It’s always interesting to learn what museums are up to behind the scenes and the new exhibition Creating the Contemporary Chair reveals that the National Gallery of Victoria in Melbourne has been hard at work acquiring some important (and at times perplexing) examples of the modern chair.
Opening March 17, the exhibition will feature thirty-five chairs that have been recently acquired by the museum through the support of the Gordon Moffit Gift. The designs on display range from the 1980’s to the present day and embody breakthroughs in production, such as Philippe Starck’s transparent ‘Louis ghost’ chair and the ‘Air Chair’ by Jasper Morrison a revolutionary air injected polypropylene design that changed the way plastic chairs are made. While many of the thirty five designs have become everyday interior objects, the exhibition gives us pause to think about their importance in the global design landscape and how they relate to the more extravagant examples of chair design featured in the show. All of the chairs exhibited are part of the NGV’s own collection acquired through the Gordon Moffit Gift
Purchased through 2016 and as recently as early 2017, the chairs on show are predominantly by international designers but include a small number of Australian designs including one by the subject of last week’s blog post, Trent Jansen, plus important designs by Adam Goodrum and Chris Connell. This list will no doubt miff some Australian designers who missed out on selection but as with any collection of this sort it is not intended to represent everyone working in the field of chair design but just a small selection that capture new concepts and innovative ideas or movements. Shown below are Trent Jansen’s ‘Chinaman’s File Chair’ from Broached Commission’s 2011 exhibition Broached Colonial and Melbourne designer Chris Connell’s biomorphic ‘Pepe’ chair from 1992 which utilises self-skinning polyurethane rather than conventional upholstery.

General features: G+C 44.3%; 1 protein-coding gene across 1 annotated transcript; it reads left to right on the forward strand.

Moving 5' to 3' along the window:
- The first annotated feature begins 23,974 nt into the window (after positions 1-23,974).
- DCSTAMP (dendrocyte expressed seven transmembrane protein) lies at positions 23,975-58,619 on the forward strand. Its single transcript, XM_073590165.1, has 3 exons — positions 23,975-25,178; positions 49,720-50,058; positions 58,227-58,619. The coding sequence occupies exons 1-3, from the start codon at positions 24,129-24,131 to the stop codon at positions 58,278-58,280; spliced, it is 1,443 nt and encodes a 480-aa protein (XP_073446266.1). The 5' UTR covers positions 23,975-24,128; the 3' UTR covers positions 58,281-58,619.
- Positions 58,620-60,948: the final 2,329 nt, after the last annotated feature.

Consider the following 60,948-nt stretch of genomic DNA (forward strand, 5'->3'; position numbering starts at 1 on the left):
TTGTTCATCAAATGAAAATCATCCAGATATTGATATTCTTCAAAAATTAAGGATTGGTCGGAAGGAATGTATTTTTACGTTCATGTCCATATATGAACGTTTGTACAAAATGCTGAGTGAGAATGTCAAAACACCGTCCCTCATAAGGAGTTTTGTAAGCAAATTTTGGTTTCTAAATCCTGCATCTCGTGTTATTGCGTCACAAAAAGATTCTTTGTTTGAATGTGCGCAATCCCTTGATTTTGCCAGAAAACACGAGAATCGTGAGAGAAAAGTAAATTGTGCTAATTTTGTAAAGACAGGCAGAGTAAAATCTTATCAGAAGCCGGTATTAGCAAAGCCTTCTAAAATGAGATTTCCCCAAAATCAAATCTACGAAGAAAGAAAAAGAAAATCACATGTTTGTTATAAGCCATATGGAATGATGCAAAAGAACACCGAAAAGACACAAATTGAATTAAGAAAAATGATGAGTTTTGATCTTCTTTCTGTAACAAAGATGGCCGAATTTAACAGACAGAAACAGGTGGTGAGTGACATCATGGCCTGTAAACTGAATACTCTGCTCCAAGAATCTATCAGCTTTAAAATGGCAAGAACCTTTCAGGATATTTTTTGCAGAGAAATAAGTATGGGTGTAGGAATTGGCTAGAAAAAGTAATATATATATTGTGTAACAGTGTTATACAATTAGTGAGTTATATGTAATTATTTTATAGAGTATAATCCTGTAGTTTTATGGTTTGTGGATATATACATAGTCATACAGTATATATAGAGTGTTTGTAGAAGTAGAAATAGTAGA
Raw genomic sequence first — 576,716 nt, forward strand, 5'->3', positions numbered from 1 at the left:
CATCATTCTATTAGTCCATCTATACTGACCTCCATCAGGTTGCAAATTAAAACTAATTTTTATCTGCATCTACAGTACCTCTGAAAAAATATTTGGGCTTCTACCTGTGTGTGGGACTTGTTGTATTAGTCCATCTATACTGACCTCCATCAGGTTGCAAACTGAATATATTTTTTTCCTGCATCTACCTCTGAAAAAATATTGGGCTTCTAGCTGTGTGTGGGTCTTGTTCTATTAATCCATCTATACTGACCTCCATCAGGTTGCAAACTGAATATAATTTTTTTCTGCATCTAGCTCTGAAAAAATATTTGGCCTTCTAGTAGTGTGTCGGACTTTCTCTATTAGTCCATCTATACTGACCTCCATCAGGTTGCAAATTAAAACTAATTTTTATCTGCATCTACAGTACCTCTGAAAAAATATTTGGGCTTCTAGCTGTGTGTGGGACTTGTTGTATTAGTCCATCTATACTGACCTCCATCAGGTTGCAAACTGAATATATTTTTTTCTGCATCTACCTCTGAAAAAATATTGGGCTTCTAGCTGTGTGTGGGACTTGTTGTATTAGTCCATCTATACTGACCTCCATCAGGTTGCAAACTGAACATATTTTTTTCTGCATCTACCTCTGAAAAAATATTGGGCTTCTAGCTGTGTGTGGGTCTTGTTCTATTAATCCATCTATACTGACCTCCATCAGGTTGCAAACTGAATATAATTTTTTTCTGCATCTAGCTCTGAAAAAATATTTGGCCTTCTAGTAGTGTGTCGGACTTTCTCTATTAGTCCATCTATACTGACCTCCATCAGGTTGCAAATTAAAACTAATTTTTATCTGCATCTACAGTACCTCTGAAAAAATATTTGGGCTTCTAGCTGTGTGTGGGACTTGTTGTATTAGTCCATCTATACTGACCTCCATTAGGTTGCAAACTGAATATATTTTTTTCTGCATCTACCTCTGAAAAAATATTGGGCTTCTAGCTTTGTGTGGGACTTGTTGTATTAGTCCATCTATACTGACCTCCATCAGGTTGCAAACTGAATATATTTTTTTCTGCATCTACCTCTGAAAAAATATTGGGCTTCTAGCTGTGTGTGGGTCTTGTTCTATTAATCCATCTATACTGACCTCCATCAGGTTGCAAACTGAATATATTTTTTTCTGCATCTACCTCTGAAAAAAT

Adam Goodrum’s folding ‘Stitch’ chair designed in 2005 eventualy went into production with Italian high end label Cappellini in 2008. It’s immaculate folding design realised totally in alumnium plate and release through a major international label brought post Marc Newson Australian design back into the spotlight. The design continues to be an important milestone in the timeline of contemporary Australian furniture.